Why Is My Water Heater Leaking?

November 21, 2017


The answer to this question really depends on where the leak is on your water heater.

You see, if your water heater is leaking from:

  • The cold water inlet or hot water outlet valve, then it’s likely due to loose connections.
  • The TPR valve, then it’s likely due to dangerous pressure levels.
  • The drain valve, then it’s likely due to a loose or bad drain valve.
  • The tank itself, then it’s likely that your water heater is corroding from the inside out.

Not sure where to start? Don’t worry, we’ll show you where to look for each of these leaks and what you can do to fix them.

Need a water heater repair ASAP? Just contact us and we’ll send out a plumber right away.

Is the cold water inlet or hot water outlet valve leaking?

If so, you’ll see water leaking from one of these 2 areas:

cold and hot water valves on a water heater

The good news is that if your water heater is leaking from these valves, it’s most likely because the connections are loose.

What to do:

Use a wrench and try tightening these connections to see if that stops the leaking. If not, you’ll need to have a professional inspect the valves and determine if they need to be replaced.

Is the TPR valve/discharge line leaking?

If so, you’ll see water leaking from these areas:

TPR valve and discharge line on a water heater

The TPR (Temperature and Pressure Relief) valve is a safety device that automatically opens and discharges hot water and/or steam whenever your water heater exceeds safe pressure levels. 

You see, when water is heated it expands. And sometimes when the water in the tank overheats, it expands so much that it “outgrows” the available space. This can cause the pressure in the tank to rise to unsafe levels and can even cause the tank to rupture.

And that’s when the TPR valve springs into action. 

When this valve opens, it releases hot water to relieve pressure levels in the tank. The hot water is released into the TPR discharge drain, which then directs the water toward a drain in the floor. So you may see water leaking both from the valve itself and/or from the bottom of the discharge drain (usually the discharge drain runs down the length of the tank and stops 6 inches from the floor).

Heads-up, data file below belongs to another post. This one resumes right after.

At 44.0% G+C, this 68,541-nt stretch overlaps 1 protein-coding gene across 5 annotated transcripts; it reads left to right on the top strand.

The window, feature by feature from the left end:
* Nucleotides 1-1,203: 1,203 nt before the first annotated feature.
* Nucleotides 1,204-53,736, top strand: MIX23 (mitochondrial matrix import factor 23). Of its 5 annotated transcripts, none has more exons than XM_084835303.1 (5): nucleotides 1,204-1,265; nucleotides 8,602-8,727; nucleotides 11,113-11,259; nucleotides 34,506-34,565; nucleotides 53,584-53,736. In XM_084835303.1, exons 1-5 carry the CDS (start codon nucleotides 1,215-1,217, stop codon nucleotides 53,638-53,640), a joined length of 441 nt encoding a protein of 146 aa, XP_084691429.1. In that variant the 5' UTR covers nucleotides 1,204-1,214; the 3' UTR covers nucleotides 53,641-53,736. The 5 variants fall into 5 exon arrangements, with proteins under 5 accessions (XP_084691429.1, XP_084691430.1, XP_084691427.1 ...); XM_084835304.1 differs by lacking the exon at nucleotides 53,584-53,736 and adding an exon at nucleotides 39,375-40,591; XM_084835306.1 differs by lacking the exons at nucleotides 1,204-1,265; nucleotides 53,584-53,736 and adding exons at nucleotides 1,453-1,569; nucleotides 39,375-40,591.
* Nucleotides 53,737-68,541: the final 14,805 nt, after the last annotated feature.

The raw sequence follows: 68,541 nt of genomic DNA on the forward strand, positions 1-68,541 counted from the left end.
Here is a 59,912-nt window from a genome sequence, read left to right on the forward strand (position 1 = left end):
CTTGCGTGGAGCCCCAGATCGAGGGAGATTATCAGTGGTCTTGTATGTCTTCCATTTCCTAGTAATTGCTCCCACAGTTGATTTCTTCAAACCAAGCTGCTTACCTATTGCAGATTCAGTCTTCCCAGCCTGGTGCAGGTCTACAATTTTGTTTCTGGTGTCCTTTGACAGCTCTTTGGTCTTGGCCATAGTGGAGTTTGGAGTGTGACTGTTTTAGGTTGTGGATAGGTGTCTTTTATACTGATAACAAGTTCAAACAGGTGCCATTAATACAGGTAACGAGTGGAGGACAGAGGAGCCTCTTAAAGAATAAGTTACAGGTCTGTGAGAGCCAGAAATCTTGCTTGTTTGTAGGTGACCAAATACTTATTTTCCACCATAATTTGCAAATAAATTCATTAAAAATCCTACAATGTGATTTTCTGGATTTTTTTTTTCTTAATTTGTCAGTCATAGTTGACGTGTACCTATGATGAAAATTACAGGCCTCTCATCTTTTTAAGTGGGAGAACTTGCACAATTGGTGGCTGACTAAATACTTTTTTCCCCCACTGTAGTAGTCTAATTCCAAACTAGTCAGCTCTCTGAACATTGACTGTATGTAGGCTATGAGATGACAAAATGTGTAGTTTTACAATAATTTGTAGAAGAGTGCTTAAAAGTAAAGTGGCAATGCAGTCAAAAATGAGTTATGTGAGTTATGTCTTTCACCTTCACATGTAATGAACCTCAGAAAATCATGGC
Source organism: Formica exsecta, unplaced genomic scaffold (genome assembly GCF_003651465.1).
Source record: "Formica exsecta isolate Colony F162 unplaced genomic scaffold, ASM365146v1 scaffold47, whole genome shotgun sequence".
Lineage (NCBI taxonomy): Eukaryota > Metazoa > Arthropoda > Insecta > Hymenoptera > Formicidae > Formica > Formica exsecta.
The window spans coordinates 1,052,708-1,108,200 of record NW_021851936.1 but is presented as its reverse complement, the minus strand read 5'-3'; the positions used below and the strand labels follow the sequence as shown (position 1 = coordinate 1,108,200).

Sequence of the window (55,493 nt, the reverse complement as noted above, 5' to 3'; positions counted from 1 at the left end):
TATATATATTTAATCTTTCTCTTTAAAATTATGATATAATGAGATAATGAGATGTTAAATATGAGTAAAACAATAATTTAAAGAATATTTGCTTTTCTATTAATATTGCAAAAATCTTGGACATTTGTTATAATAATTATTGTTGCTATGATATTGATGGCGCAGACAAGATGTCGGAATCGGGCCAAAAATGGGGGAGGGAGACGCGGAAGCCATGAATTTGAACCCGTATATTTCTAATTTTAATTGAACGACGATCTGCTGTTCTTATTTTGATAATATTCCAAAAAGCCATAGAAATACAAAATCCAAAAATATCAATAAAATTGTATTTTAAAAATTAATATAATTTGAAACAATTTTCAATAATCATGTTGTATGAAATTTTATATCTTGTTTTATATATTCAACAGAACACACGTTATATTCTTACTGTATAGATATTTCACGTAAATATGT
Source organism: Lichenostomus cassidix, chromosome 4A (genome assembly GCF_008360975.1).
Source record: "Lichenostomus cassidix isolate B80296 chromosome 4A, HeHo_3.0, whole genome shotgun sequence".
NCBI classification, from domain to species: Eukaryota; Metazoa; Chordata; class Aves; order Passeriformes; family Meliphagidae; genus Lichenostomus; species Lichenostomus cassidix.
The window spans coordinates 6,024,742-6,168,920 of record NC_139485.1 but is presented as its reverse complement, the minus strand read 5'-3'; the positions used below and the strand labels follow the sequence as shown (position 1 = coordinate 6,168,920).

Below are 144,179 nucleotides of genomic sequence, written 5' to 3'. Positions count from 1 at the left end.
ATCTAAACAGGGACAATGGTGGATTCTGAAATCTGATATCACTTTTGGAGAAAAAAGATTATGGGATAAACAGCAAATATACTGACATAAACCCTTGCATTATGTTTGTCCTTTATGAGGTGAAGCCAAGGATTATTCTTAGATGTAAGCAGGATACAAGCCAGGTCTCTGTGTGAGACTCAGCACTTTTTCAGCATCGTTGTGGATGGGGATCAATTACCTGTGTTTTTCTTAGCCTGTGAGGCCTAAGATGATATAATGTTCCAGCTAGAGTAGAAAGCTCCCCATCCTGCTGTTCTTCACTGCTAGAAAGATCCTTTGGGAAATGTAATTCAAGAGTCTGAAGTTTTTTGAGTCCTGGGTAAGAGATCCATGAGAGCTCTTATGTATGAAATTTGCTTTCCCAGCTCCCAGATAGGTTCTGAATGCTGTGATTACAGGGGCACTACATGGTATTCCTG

What to do:

Have a professional inspect your water heater immediately. A TPR valve that’s discharging hot water is a sign of dangerously high pressure levels. If ignored, your water heater could burst, causing expensive water damage.

Is the drain valve leaking?

If so, you’ll see water leaking from this valve:

drain valve on water heater

The drain valve is located at the bottom of the water heater.

The water heater drain valve is used by professionals when they drain the water heater of water and remove any dirt/sediment that has accumulated in the tank.

If this valve is leaking, it’s most likely because the valve hasn’t been shut completely or needs to be replaced.

What to do:

Try tightening the valve and/or valve connection first. You can use a wrench to tighten the connection but you can usually tighten the valve itself with just your hand.

If the leak persists after you’ve tightened everything, have a professional inspect the drain valve. They’ll determine if the valve itself is faulty and needs to be replaced.

Is the tank itself leaking?

If so, you’ll see water coming from cracks or rusted areas on the water heater tank versus from connections or valves.

Unfortunately, if the tank itself is leaking, it’s a bad sign. You see, over time, water heaters will start to corrode from the inside out (water heaters don’t last forever). So once the tank starts leaking from the outside, it’s basically living on borrowed time and it’s only a matter of time until the water heater bursts, potentially causing expensive water damage.

What to do:

Have a professional inspect the tank immediately. They’ll determine whether the tank really is leaking and whether you’ll need to replace your water heater or simply repair it.

Need a water heater repair in the NYC metro area?

Just contact us. We’ll send out a plumber right away to inspect your tank and suggest repair options.

  • Posted in:

Serving the NYC metro area:

  • Queens
  • Brooklyn
  • Bronx
  • Manhattan
  • Western Nassau County

And everywhere in between!